BMO Misses Quarterly Profit Estimates, Increases Dividends

Bank of Montreal (TSX: BMO) shares fell by more than 7% on Wednesday after the Canadian lender reported quarterly earnings that missed analysts’ expectations, primarily due to higher loan loss provisions and underperformance in its U.S. segment. The bank’s shares reacted negatively as investors digested the impact of ongoing economic challenges and competitive pressures.

BMO’s net income for the second quarter, which ended April 30, 2024, was $1.87 billion or $2.36 per diluted share, a significant increase from $1.03 billion or $1.26 per diluted share in the same period last year. However, on an adjusted basis, the bank’s profit of $2.59 per diluted share fell short of analysts’ estimates of $2.77 per share, according to LSEG Data & Analytics.

Revenue for the quarter totaled $7.97 billion, up from $7.79 billion a year earlier. Despite the revenue growth, higher provisions for credit losses, which amounted to $705 million, surpassed analysts’ forecast of $563.3 million.

BMO’s recent $16.3 billion acquisition of Bank of the West aimed to diversify its growth avenues amidst stiff competition in Canada. However, the U.S. segment’s performance has been less than stellar. Adjusted net income for the U.S. unit dropped by 24%, mainly due to lower net interest incomeā€”a result of a competitive deposit environment that has pressured margins on both sides of the border.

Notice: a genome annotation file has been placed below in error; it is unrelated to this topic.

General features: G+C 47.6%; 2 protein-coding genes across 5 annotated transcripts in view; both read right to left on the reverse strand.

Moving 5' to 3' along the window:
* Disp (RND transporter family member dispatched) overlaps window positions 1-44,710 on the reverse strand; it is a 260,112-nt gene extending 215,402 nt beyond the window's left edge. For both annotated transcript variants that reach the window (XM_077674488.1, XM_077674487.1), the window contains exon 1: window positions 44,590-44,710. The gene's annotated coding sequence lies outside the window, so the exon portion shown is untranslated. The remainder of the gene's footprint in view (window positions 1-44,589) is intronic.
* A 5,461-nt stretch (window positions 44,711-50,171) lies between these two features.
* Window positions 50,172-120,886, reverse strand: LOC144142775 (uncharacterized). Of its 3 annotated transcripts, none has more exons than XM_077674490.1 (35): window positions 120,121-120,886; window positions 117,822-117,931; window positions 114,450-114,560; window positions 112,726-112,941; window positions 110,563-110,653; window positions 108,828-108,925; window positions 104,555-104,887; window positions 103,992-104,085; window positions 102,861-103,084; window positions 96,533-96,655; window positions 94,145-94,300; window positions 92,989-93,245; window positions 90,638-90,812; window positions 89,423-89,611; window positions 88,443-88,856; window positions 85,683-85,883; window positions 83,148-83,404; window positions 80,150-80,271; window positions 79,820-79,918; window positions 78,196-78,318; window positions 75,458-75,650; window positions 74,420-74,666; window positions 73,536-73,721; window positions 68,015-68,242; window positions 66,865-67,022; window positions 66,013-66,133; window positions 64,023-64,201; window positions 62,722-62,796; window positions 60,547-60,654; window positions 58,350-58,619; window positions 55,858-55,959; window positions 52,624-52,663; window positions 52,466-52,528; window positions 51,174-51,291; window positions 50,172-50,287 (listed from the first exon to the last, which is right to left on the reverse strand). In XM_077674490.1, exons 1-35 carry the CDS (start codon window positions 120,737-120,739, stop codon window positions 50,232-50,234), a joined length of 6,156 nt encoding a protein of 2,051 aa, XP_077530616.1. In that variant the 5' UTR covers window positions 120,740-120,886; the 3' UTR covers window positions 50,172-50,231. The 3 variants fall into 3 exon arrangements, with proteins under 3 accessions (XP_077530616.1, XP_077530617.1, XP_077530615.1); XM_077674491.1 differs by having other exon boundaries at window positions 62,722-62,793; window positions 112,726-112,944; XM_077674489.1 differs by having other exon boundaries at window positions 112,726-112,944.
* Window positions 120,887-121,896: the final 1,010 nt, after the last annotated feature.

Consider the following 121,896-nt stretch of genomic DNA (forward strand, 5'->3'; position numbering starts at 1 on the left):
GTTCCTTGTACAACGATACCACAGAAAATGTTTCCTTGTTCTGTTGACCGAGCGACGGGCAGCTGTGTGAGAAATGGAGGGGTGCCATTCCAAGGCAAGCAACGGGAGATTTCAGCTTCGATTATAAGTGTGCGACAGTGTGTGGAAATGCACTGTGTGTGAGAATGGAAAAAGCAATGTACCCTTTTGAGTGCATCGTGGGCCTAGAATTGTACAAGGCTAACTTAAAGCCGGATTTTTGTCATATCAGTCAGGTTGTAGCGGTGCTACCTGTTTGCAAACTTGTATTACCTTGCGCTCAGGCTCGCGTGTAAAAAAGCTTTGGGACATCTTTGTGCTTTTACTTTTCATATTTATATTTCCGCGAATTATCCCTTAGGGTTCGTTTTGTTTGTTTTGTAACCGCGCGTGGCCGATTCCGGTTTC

CEO Darryl White noted the challenging economic landscape, saying, “Consumers and businesses continue to be impacted by prolonged higher interest rates and a slowing economy.” White expressed cautious optimism about future net interest margins, expecting the impact to be “more modest” in the coming quarters.

While the U.S. operations faced headwinds, BMO’s capital markets segment reported a strong performance, with net income rising by 23% driven by increased interest rate trading and debt and equity issuance activities. The Canadian unit also showed resilience, with a 7% increase in net income.

Despite the challenges, BMO raised its quarterly dividend to $1.55 per share, up from $1.51, reflecting confidence in its financial stability. This move aligns with BMO’s strategy to reward shareholders while maintaining robust capital reserves. The bank’s Common Equity Tier 1 (CET1) ratio improved to 13.1%, up from 12.8% at the end of the previous quarter, indicating strong capital positioning.

Looking ahead, White adjusted expectations for interest rate cuts, forecasting fewer and delayed reductions. The Bank of Canada is anticipated to begin lowering rates this summer, with the U.S. Federal Reserve following suit in the fall at a slower pace. The prolonged higher mortgage and auto loan rates continue to pressure consumers, necessitating higher loan loss provisions from lenders.


Information for this briefing was found via Sedar, Reuters, and the sources mentioned. The author has no securities or affiliations related to this organization. Not a recommendation to buy or sell. Always do additional research and consult a professional before purchasing a security. The author holds no licenses.

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